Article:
OnQ Blog

What’s new for Season Two of Formula E

Oct 22, 2015

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It seems like Nelson Piquet Jr. just won the driver’s championship in Formula E's first season, while Renault e.dams took team honors quite recently. But in fact, it’s been nearly four months. Season Two is about to start this weekend, and for those of you watching, the championship has taken a number of exciting, evolutionary steps forward. Change is happening everywhere! Check it out—here’s a summary of what’s new for the second season of Formula E:

  • More manufacturers, more innovation. The series has opened up—it’s no longer a “spec-car series” in which everyone races identical cars. For the second season, eight manufacturers were given the green light to build their powertrains. Teams also have the option of running last season’s McLaren Electronics Systems-built powertrain (a.k.a. drivetrain), which Team Aguri opted for. (At pre-season testing, Amlin Andretti (one of the eight manufacturers) concluded its new powertrain was not ready for the upcoming season and opted to use Season One’s McLaren unit.) Check out this video from Formula E: Dramatic Changes to Drivetrains for Season 2.
  • More power. In Season Two, cars will race with 170kW available to them, a bump up from the 150kW allotted during the first season. Two hundred kilowatts will still be used for qualifying.
  • New addition to the Safety Team. In addition to the jaw-dropping BMW i8 Qualcomm Safety Car and the BMW i3 Medical Car, two BMW C evolution electric scooters and a BMW X5 xDrive40e plug-in hybrid will be active at race venues. Speaking of the Qualcomm Safety car, it’s now modified to support the Qualcomm Halo 7.2kW wireless charging system, which provides twice the amount of energy as last year’s system, enabling the car’s batteries to fully charge in about an hour. Qualcomm Technologies is an Official Partner of Formula E.
  • New race locations. Monaco and Miami are out. But Paris is in! And other locations are under consideration. One thing is for sure—all new locations will hold true to Formula E’s vision of showcasing the capabilities of EVs in cities where traffic congestion and pollution threaten their allure as well as the health of their citizens.
  • More driver consistency. According to a Formula E story, 30 drivers took part in Formula E’s inaugural season—10 more than you need if figure two drivers per team (10). You can attribute this to the novelty of the series, drivers’ contracts with other series and teams, or perhaps driver performance. But this year, Formula E is laying down the law: Teams will be limited to just two driver changes per car during Season Two. Any driver change must be announced two weeks prior to the event, and no changes will be allowed during the final three races to avoid affecting the fight for the championship. Finally, drivers must comply with an e-License system, which ensures participants understand the electrical safety, technical and sporting aspects of Formula E. These changes will force teams to carefully select committed drivers, and provide those drivers dedicated “seat time,” allowing them to master the nuances of driving a state-of-the-art EV in competition. Also, I believe this change will boost fan familiarity with, and support of, drivers.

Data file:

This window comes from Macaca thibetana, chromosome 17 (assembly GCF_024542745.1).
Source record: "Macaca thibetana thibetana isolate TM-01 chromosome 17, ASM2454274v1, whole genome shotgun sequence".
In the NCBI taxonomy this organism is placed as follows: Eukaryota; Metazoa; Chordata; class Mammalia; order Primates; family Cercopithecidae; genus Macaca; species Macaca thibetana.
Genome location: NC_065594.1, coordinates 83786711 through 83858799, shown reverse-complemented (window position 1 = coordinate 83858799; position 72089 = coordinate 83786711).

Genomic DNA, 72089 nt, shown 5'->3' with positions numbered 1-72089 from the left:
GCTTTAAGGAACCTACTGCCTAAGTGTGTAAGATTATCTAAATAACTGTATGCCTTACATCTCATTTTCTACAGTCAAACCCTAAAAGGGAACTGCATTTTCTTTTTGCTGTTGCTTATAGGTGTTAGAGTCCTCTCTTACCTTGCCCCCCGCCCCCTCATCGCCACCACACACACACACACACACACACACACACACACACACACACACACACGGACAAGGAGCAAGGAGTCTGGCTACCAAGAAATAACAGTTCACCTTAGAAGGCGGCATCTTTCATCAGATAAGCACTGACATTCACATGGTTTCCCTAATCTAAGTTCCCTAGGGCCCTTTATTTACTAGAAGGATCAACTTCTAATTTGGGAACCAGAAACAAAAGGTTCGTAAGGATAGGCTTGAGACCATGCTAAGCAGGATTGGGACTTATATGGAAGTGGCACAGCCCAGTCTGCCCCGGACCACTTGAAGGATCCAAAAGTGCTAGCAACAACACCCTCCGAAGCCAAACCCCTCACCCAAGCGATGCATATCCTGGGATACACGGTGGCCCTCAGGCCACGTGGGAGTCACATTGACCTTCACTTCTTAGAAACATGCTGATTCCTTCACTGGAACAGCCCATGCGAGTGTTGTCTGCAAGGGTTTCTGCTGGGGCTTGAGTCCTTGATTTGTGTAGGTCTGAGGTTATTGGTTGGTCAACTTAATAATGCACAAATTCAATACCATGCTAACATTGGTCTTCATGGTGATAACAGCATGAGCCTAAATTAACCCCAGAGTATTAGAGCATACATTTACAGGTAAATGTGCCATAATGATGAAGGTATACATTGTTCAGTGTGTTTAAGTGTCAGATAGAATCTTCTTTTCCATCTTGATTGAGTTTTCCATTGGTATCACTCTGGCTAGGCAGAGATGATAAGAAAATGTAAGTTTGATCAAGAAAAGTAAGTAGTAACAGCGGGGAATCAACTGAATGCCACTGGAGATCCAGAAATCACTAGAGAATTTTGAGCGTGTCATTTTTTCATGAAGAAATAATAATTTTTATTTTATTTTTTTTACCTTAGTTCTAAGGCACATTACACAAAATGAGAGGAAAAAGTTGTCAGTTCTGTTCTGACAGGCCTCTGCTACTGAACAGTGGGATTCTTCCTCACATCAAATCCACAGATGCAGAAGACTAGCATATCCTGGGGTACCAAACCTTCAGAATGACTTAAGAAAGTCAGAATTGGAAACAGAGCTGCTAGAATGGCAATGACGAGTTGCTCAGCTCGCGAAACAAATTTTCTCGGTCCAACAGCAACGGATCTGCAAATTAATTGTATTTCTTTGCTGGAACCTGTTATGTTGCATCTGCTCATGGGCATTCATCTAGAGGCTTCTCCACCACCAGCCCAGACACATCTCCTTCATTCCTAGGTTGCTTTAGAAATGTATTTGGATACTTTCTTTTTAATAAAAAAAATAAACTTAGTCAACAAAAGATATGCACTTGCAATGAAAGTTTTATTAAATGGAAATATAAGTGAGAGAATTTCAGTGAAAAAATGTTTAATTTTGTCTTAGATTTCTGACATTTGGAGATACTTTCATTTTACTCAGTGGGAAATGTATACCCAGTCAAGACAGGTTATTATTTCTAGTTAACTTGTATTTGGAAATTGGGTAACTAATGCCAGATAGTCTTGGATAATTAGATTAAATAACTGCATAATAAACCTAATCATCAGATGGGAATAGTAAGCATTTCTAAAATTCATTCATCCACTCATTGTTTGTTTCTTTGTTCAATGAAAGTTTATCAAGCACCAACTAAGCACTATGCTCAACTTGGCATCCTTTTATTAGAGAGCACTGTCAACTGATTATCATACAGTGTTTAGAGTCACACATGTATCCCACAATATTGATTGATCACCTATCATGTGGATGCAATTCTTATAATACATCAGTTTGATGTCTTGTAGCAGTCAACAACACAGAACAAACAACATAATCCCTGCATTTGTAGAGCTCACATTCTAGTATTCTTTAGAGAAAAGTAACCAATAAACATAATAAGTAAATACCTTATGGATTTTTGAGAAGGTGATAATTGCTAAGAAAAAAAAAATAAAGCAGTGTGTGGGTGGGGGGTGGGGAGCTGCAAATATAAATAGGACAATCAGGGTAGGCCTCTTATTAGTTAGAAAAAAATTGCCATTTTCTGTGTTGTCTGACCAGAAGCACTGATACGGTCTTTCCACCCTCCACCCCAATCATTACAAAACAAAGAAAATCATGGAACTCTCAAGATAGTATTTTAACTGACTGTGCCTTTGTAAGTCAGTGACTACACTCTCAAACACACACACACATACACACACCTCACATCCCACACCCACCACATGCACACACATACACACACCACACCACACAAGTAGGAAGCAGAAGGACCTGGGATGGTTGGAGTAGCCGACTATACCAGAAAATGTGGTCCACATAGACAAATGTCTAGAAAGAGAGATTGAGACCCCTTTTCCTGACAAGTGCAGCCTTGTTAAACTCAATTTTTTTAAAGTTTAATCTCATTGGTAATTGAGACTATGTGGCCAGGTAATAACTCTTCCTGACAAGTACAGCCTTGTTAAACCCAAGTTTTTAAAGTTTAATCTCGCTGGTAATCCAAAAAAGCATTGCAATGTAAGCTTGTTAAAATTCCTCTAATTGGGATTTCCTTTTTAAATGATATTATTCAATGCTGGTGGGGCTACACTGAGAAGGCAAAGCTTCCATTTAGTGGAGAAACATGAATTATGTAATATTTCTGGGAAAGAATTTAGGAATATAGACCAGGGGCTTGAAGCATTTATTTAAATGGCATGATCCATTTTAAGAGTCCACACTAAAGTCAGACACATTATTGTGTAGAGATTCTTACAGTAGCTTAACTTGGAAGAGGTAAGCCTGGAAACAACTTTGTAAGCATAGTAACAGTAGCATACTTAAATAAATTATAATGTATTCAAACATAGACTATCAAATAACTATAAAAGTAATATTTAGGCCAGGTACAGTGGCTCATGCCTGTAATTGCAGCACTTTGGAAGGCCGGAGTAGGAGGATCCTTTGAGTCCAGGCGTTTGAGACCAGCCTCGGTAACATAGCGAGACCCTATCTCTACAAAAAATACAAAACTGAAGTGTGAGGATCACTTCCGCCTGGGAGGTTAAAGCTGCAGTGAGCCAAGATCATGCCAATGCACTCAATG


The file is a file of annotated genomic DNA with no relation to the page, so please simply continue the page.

• Less Fanboost, more Fanboost. Speaking of boost, Fanboost—the technology that allows fans to vote for a driver to get an extra burst of speed—is back! And to keep things exciting, Formula E has made some changes: First, Fanboost-winning drivers will be allowed to use a power band between 180kW and 200kW instead of the 170kW and 180kW from last year. Second, Fanboost-winning drivers will be granted an additional 100 kilojoules (kJ) of energy in one car. And third, the time for fans to vote has been extended—now they can vote up to 6 minutes into the race.
  • Shootout qualifying. As of late last month, the FIA was strongly considering a change in race qualifying. Last season, four groups of five drivers had 10 minutes to set their best times. The fastest qualifier started on pole, followed by the second fastest, third fastest, all the way down to the slowest qualifier. That was it. This season, the four groups of five drivers remain, but groups will have only 6 minutes to set their best time. The five fastest of all groups will advance to a “shootout” in which they drive an out lap, a warm-up lap, and finally, a qualifying lap. The slowest of the “fast five” goes first. When that driver starts his flying lap, the driver with the next slowest begins his or her out lap. The order continues in that manner until the fastest of the fast five finishes his or her qualifying lap. Positions one through five on the starting pole are awarded fastest to slowest qualifying lap. The pole winner is awarded three driver’s championship points—same as last season.
  • Live streaming. For season two, you can live stream races through Formula E’s site—now you can watch race coverage wherever you take your smartphone or tablet! Also, Formula E has partnered with Facebook to provide fans with exclusive content from this season’s events.

Aside from the logistics of successfully organizing events—Formula E organizers have that covered—and the course knowledge teams gained from last year, this is a brand new series (or as we say in the States, a whole new ballgame) with new powertrain designs, drivers, technology, locations, and rules. Anything is possible. And that’s great, because for fans, it means this season will be as exciting as the last!

Check out Qualcomm’s past coverage of Formula E here.

Qualcomm Halo WEVC technology is licensed by Qualcomm Incorporated.


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Senior Marketing Mgr., Qualcomm Technologies

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